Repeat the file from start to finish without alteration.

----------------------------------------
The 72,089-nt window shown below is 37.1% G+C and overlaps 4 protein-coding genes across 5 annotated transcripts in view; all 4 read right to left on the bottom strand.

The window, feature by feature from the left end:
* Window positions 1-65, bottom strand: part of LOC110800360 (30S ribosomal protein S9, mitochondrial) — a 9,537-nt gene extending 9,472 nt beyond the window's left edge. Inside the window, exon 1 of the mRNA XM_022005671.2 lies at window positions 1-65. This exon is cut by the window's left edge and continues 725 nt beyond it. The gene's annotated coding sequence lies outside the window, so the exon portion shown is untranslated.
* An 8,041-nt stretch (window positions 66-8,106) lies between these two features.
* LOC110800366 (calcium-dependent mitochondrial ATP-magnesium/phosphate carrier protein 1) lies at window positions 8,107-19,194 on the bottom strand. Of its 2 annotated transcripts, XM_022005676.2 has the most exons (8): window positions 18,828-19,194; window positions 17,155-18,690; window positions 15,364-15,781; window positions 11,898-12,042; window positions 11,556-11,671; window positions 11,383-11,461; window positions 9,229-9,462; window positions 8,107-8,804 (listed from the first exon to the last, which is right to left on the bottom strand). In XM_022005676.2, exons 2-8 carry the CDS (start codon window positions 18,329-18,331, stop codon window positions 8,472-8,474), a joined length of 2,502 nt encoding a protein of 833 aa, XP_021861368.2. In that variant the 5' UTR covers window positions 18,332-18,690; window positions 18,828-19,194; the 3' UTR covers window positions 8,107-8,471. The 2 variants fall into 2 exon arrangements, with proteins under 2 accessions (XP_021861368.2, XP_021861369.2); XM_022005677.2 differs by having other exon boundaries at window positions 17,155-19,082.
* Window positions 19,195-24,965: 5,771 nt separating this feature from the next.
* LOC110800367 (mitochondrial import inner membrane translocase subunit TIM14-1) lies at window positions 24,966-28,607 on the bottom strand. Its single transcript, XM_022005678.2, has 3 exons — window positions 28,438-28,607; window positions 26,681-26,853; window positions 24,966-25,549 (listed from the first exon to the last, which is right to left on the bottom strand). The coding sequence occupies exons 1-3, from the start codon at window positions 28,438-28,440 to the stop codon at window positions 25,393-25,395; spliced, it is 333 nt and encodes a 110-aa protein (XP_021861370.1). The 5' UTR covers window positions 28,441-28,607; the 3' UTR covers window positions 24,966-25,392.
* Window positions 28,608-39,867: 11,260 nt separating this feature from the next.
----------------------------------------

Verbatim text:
The 72,089-nt window shown below is 37.1% G+C and overlaps 4 protein-coding genes across 5 annotated transcripts in view; all 4 read right to left on the bottom strand.

The window, feature by feature from the left end:
* Window positions 1-65, bottom strand: part of LOC110800360 (30S ribosomal protein S9, mitochondrial) — a 9,537-nt gene extending 9,472 nt beyond the window's left edge. Inside the window, exon 1 of the mRNA XM_022005671.2 lies at window positions 1-65. This exon is cut by the window's left edge and continues 725 nt beyond it. The gene's annotated coding sequence lies outside the window, so the exon portion shown is untranslated.
* An 8,041-nt stretch (window positions 66-8,106) lies between these two features.
* LOC110800366 (calcium-dependent mitochondrial ATP-magnesium/phosphate carrier protein 1) lies at window positions 8,107-19,194 on the bottom strand. Of its 2 annotated transcripts, XM_022005676.2 has the most exons (8): window positions 18,828-19,194; window positions 17,155-18,690; window positions 15,364-15,781; window positions 11,898-12,042; window positions 11,556-11,671; window positions 11,383-11,461; window positions 9,229-9,462; window positions 8,107-8,804 (listed from the first exon to the last, which is right to left on the bottom strand). In XM_022005676.2, exons 2-8 carry the CDS (start codon window positions 18,329-18,331, stop codon window positions 8,472-8,474), a joined length of 2,502 nt encoding a protein of 833 aa, XP_021861368.2. In that variant the 5' UTR covers window positions 18,332-18,690; window positions 18,828-19,194; the 3' UTR covers window positions 8,107-8,471. The 2 variants fall into 2 exon arrangements, with proteins under 2 accessions (XP_021861368.2, XP_021861369.2); XM_022005677.2 differs by having other exon boundaries at window positions 17,155-19,082.
* Window positions 19,195-24,965: 5,771 nt separating this feature from the next.
* LOC110800367 (mitochondrial import inner membrane translocase subunit TIM14-1) lies at window positions 24,966-28,607 on the bottom strand. Its single transcript, XM_022005678.2, has 3 exons — window positions 28,438-28,607; window positions 26,681-26,853; window positions 24,966-25,549 (listed from the first exon to the last, which is right to left on the bottom strand). The coding sequence occupies exons 1-3, from the start codon at window positions 28,438-28,440 to the stop codon at window positions 25,393-25,395; spliced, it is 333 nt and encodes a 110-aa protein (XP_021861370.1). The 5' UTR covers window positions 28,441-28,607; the 3' UTR covers window positions 24,966-25,392.
* Window positions 28,608-39,867: 11,260 nt separating this feature from the next.